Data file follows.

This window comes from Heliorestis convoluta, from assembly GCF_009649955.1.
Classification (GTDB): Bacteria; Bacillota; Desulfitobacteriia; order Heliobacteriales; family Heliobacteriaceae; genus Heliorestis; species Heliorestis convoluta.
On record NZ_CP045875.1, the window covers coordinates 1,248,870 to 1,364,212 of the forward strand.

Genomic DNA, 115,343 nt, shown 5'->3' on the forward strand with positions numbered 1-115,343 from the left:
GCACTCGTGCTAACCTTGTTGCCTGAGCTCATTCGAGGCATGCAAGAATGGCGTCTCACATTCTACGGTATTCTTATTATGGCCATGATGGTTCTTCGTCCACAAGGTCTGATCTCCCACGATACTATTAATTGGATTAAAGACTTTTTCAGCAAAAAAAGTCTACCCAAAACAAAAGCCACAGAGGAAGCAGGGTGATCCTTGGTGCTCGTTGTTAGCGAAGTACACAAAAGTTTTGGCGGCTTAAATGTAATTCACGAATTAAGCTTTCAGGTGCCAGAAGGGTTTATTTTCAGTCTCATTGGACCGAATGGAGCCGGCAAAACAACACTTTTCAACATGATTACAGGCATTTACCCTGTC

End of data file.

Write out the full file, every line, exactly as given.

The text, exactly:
This window comes from Heliorestis convoluta, from assembly GCF_009649955.1.
Classification (GTDB): Bacteria; Bacillota; Desulfitobacteriia; order Heliobacteriales; family Heliobacteriaceae; genus Heliorestis; species Heliorestis convoluta.
On record NZ_CP045875.1, the window covers coordinates 1,248,870 to 1,364,212 of the forward strand.

Genomic DNA, 115,343 nt, shown 5'->3' on the forward strand with positions numbered 1-115,343 from the left:
GCACTCGTGCTAACCTTGTTGCCTGAGCTCATTCGAGGCATGCAAGAATGGCGTCTCACATTCTACGGTATTCTTATTATGGCCATGATGGTTCTTCGTCCACAAGGTCTGATCTCCCACGATACTATTAATTGGATTAAAGACTTTTTCAGCAAAAAAAGTCTACCCAAAACAAAAGCCACAGAGGAAGCAGGGTGATCCTTGGTGCTCGTTGTTAGCGAAGTACACAAAAGTTTTGGCGGCTTAAATGTAATTCACGAATTAAGCTTTCAGGTGCCAGAAGGGTTTATTTTCAGTCTCATTGGACCGAATGGAGCCGGCAAAACAACACTTTTCAACATGATTACAGGCATTTACCCTGTC